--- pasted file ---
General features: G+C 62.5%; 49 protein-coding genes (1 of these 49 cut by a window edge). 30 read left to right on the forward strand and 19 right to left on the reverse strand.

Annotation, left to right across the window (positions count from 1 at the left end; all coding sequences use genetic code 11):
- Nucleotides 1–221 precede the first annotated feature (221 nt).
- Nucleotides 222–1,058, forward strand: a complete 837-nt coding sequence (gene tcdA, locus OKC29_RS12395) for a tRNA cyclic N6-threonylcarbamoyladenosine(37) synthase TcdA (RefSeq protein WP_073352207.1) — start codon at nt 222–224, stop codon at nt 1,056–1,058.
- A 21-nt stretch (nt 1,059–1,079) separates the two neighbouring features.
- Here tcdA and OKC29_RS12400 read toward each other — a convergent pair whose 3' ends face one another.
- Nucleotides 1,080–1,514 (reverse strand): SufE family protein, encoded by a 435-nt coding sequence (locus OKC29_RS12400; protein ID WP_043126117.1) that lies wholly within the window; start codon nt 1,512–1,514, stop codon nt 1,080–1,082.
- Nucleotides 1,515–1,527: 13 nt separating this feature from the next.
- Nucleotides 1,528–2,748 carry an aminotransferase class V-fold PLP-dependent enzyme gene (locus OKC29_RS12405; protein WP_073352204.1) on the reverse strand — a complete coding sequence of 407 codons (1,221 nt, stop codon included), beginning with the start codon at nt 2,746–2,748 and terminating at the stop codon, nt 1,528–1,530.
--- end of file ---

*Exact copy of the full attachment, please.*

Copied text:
General features: G+C 62.5%; 49 protein-coding genes (1 of these 49 cut by a window edge). 30 read left to right on the forward strand and 19 right to left on the reverse strand.

Annotation, left to right across the window (positions count from 1 at the left end; all coding sequences use genetic code 11):
- Nucleotides 1–221 precede the first annotated feature (221 nt).
- Nucleotides 222–1,058, forward strand: a complete 837-nt coding sequence (gene tcdA, locus OKC29_RS12395) for a tRNA cyclic N6-threonylcarbamoyladenosine(37) synthase TcdA (RefSeq protein WP_073352207.1) — start codon at nt 222–224, stop codon at nt 1,056–1,058.
- A 21-nt stretch (nt 1,059–1,079) separates the two neighbouring features.
- Here tcdA and OKC29_RS12400 read toward each other — a convergent pair whose 3' ends face one another.
- Nucleotides 1,080–1,514 (reverse strand): SufE family protein, encoded by a 435-nt coding sequence (locus OKC29_RS12400; protein ID WP_043126117.1) that lies wholly within the window; start codon nt 1,512–1,514, stop codon nt 1,080–1,082.
- Nucleotides 1,515–1,527: 13 nt separating this feature from the next.
- Nucleotides 1,528–2,748 carry an aminotransferase class V-fold PLP-dependent enzyme gene (locus OKC29_RS12405; protein WP_073352204.1) on the reverse strand — a complete coding sequence of 407 codons (1,221 nt, stop codon included), beginning with the start codon at nt 2,746–2,748 and terminating at the stop codon, nt 1,528–1,530.